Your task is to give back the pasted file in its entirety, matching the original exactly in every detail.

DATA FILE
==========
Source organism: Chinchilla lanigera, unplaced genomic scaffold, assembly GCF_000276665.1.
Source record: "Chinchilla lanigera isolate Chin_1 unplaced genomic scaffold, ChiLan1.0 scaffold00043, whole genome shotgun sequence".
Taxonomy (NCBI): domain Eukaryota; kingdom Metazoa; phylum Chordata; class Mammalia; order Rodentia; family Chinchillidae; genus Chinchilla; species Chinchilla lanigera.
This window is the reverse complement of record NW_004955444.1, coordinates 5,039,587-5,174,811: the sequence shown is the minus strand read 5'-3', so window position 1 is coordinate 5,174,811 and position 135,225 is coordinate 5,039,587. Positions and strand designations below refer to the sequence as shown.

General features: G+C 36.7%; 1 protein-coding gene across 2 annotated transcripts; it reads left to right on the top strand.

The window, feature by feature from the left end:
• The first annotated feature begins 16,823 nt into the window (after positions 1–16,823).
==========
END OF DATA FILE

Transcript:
Source organism: Chinchilla lanigera, unplaced genomic scaffold, assembly GCF_000276665.1.
Source record: "Chinchilla lanigera isolate Chin_1 unplaced genomic scaffold, ChiLan1.0 scaffold00043, whole genome shotgun sequence".
Taxonomy (NCBI): domain Eukaryota; kingdom Metazoa; phylum Chordata; class Mammalia; order Rodentia; family Chinchillidae; genus Chinchilla; species Chinchilla lanigera.
This window is the reverse complement of record NW_004955444.1, coordinates 5,039,587-5,174,811: the sequence shown is the minus strand read 5'-3', so window position 1 is coordinate 5,174,811 and position 135,225 is coordinate 5,039,587. Positions and strand designations below refer to the sequence as shown.

General features: G+C 36.7%; 1 protein-coding gene across 2 annotated transcripts; it reads left to right on the top strand.

The window, feature by feature from the left end:
• The first annotated feature begins 16,823 nt into the window (after positions 1–16,823).